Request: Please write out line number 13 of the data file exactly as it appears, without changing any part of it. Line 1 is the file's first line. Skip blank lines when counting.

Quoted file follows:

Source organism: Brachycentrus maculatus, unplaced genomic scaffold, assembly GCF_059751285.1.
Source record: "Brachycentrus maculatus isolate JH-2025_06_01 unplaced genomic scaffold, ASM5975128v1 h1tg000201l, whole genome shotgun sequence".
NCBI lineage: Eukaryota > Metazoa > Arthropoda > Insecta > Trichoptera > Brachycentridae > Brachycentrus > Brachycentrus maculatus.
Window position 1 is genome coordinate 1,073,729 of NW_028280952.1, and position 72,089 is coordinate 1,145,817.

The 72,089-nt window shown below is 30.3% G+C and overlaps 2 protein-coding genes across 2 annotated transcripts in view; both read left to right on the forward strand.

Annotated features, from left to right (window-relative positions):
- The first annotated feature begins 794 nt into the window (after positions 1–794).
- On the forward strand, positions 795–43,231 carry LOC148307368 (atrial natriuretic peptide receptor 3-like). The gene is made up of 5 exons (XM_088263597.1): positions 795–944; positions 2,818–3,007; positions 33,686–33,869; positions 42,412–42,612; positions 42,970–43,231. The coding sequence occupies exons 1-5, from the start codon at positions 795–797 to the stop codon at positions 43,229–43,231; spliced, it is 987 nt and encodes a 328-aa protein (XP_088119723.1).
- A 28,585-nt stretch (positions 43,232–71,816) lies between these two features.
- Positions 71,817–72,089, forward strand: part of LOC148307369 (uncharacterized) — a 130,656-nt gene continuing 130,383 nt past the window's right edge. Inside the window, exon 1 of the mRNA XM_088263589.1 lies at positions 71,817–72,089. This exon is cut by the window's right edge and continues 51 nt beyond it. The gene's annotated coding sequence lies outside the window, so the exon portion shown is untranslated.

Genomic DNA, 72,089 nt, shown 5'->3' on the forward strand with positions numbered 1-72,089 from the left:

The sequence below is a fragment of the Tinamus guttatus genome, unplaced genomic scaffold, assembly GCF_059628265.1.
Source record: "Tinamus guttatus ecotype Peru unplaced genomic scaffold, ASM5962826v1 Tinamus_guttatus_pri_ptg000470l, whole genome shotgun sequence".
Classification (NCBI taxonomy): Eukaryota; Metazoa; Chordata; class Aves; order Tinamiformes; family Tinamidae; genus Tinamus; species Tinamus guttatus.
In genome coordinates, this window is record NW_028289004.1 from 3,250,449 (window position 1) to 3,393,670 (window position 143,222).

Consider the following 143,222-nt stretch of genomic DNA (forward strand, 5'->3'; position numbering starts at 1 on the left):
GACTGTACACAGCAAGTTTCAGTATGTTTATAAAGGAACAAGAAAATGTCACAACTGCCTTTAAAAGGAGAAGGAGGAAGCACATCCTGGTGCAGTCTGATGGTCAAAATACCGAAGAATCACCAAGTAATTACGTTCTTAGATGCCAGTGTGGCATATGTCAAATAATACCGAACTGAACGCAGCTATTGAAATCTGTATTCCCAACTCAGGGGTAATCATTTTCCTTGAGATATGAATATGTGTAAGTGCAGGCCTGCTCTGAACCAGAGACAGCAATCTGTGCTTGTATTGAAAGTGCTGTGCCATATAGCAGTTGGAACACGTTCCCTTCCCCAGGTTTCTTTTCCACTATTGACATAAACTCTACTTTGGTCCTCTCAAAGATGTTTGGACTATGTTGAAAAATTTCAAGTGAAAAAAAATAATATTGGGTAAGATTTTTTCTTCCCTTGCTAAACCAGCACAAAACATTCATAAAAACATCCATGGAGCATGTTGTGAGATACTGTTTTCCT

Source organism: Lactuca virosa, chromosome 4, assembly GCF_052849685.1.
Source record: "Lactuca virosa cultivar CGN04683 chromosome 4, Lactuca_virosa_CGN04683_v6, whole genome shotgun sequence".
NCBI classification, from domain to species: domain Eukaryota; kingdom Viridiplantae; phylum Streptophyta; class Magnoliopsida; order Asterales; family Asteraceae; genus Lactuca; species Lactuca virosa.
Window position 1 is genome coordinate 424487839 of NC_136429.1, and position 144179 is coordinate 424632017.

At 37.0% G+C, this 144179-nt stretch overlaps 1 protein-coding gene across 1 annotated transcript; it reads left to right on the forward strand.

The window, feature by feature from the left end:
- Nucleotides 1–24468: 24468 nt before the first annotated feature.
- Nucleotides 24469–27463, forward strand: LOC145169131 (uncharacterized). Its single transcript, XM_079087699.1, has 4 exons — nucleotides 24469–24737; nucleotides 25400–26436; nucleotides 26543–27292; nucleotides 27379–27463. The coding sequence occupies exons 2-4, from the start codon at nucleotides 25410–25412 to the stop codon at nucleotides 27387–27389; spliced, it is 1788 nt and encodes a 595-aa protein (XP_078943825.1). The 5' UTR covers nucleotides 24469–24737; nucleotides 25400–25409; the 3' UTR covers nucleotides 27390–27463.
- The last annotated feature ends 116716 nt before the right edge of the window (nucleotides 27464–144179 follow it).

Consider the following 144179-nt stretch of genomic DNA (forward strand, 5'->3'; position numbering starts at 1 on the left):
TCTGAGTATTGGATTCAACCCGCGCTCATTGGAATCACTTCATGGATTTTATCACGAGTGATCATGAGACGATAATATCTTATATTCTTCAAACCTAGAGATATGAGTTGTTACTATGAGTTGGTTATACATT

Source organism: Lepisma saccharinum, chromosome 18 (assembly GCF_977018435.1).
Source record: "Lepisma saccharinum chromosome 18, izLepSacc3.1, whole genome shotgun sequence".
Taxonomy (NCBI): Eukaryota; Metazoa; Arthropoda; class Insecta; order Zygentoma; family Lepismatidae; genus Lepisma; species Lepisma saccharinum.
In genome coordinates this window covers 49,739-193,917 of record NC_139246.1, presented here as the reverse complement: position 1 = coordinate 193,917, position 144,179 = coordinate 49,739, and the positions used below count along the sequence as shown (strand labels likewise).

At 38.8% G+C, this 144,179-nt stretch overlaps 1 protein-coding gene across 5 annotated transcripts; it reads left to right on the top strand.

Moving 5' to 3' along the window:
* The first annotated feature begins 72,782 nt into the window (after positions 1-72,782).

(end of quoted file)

Source record: "Tinamus guttatus ecotype Peru unplaced genomic scaffold, ASM5962826v1 Tinamus_guttatus_pri_ptg000470l, whole genome shotgun sequence".